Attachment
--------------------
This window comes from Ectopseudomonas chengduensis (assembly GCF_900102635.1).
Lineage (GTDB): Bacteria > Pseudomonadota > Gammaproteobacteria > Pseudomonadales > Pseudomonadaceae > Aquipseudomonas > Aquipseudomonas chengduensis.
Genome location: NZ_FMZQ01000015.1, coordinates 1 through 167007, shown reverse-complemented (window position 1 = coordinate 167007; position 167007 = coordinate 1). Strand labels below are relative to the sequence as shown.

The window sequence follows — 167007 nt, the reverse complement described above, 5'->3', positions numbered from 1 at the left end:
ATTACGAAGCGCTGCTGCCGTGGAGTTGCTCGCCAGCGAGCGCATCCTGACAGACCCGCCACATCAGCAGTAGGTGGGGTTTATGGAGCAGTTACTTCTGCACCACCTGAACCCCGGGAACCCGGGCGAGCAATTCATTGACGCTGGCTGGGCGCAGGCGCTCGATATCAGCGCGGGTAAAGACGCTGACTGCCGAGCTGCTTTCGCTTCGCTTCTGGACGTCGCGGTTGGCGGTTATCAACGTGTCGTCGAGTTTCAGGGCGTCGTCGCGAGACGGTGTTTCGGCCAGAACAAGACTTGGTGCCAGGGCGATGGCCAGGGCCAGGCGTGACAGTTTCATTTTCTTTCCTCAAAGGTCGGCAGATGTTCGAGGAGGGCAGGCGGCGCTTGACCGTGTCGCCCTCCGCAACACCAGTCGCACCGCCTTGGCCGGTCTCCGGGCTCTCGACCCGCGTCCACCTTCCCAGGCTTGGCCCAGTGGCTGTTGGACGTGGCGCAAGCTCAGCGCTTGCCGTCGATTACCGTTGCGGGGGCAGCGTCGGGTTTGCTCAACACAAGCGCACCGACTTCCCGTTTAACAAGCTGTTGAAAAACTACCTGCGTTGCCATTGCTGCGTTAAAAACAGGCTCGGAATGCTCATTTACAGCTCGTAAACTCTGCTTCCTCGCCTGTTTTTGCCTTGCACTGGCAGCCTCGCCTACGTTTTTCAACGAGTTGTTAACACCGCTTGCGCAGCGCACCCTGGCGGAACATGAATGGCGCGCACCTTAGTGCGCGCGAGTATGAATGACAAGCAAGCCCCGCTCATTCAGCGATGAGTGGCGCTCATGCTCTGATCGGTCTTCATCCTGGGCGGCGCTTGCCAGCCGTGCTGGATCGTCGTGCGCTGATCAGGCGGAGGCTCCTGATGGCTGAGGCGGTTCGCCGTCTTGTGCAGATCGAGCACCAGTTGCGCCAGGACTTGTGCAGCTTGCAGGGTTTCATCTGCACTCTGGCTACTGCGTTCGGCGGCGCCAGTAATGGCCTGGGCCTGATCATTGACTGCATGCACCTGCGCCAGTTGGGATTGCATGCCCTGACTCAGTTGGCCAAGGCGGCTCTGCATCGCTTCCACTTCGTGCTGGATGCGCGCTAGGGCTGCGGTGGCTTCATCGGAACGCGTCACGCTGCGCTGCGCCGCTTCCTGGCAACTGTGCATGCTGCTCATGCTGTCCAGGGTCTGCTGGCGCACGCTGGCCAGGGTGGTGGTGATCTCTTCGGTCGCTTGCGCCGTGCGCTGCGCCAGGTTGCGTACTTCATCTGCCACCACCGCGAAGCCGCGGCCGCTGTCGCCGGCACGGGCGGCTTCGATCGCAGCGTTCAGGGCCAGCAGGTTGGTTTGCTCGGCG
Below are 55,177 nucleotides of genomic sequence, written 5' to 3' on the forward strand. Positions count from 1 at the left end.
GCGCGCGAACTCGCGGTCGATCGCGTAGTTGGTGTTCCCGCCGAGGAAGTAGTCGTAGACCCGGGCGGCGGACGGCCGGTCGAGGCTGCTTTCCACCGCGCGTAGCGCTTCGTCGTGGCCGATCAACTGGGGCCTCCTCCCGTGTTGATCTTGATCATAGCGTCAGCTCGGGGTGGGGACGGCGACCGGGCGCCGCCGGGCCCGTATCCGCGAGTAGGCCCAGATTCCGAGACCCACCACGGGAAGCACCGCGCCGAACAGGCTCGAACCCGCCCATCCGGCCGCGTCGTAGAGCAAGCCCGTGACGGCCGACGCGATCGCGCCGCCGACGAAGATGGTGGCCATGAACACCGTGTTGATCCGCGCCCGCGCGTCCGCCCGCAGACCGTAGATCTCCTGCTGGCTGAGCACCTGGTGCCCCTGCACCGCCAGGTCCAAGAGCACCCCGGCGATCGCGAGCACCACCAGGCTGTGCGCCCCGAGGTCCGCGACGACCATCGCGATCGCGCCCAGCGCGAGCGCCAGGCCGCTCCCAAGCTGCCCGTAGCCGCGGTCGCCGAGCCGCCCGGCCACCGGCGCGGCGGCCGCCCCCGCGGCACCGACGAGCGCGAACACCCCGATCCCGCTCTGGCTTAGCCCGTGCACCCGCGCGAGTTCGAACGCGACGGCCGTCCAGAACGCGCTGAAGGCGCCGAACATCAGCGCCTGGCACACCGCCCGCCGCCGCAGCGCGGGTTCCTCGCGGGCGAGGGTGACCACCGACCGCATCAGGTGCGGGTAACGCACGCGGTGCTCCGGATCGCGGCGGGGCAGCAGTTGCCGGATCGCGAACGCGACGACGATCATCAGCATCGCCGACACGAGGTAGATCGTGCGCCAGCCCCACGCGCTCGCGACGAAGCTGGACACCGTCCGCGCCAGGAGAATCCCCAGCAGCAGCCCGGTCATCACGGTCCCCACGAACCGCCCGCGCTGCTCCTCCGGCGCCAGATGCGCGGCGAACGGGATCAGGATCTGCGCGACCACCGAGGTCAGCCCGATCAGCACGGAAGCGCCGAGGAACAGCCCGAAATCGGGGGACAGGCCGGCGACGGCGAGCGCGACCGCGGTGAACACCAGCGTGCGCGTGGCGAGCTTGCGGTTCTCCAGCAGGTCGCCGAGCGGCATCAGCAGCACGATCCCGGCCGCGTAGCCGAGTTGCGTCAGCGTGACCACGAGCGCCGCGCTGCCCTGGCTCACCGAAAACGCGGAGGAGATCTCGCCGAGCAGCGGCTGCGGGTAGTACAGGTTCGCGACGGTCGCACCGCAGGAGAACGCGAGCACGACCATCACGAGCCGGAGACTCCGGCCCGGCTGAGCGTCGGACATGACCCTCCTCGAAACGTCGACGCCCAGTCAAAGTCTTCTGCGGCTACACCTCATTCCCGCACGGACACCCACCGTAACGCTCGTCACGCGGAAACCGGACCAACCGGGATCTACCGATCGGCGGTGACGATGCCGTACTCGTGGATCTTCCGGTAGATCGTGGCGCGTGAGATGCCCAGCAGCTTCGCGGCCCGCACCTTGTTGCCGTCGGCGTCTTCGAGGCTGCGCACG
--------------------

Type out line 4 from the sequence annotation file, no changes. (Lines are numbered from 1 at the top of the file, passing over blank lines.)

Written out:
The window sequence follows — 167007 nt, the reverse complement described above, 5'->3', positions numbered from 1 at the left end: